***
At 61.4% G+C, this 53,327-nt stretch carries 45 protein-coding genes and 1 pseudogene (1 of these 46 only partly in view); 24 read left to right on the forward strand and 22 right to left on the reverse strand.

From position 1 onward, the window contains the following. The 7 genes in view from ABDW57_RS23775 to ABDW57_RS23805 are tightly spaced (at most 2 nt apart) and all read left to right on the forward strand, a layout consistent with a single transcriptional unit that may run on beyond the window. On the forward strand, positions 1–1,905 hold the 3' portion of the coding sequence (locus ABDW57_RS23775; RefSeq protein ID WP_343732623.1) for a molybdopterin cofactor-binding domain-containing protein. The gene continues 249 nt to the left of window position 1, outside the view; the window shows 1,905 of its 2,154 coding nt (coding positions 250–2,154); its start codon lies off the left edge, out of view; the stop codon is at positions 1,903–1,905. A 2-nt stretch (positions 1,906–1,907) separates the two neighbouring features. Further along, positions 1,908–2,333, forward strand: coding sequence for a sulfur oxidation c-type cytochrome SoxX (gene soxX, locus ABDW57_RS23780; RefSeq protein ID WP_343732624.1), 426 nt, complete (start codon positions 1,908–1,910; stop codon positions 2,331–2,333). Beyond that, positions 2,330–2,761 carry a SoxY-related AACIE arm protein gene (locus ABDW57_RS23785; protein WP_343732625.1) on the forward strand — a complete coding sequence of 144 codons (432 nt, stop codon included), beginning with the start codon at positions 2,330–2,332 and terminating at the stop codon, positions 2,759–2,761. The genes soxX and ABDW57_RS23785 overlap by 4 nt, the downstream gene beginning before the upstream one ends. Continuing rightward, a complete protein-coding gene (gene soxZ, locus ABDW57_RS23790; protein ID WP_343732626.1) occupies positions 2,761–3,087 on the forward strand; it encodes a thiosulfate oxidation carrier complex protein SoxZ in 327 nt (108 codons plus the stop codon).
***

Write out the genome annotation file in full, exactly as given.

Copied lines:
At 61.4% G+C, this 53,327-nt stretch carries 45 protein-coding genes and 1 pseudogene (1 of these 46 only partly in view); 24 read left to right on the forward strand and 22 right to left on the reverse strand.

From position 1 onward, the window contains the following. The 7 genes in view from ABDW57_RS23775 to ABDW57_RS23805 are tightly spaced (at most 2 nt apart) and all read left to right on the forward strand, a layout consistent with a single transcriptional unit that may run on beyond the window. On the forward strand, positions 1–1,905 hold the 3' portion of the coding sequence (locus ABDW57_RS23775; RefSeq protein ID WP_343732623.1) for a molybdopterin cofactor-binding domain-containing protein. The gene continues 249 nt to the left of window position 1, outside the view; the window shows 1,905 of its 2,154 coding nt (coding positions 250–2,154); its start codon lies off the left edge, out of view; the stop codon is at positions 1,903–1,905. A 2-nt stretch (positions 1,906–1,907) separates the two neighbouring features. Further along, positions 1,908–2,333, forward strand: coding sequence for a sulfur oxidation c-type cytochrome SoxX (gene soxX, locus ABDW57_RS23780; RefSeq protein ID WP_343732624.1), 426 nt, complete (start codon positions 1,908–1,910; stop codon positions 2,331–2,333). Beyond that, positions 2,330–2,761 carry a SoxY-related AACIE arm protein gene (locus ABDW57_RS23785; protein WP_343732625.1) on the forward strand — a complete coding sequence of 144 codons (432 nt, stop codon included), beginning with the start codon at positions 2,330–2,332 and terminating at the stop codon, positions 2,759–2,761. The genes soxX and ABDW57_RS23785 overlap by 4 nt, the downstream gene beginning before the upstream one ends. Continuing rightward, a complete protein-coding gene (gene soxZ, locus ABDW57_RS23790; protein ID WP_343732626.1) occupies positions 2,761–3,087 on the forward strand; it encodes a thiosulfate oxidation carrier complex protein SoxZ in 327 nt (108 codons plus the stop codon).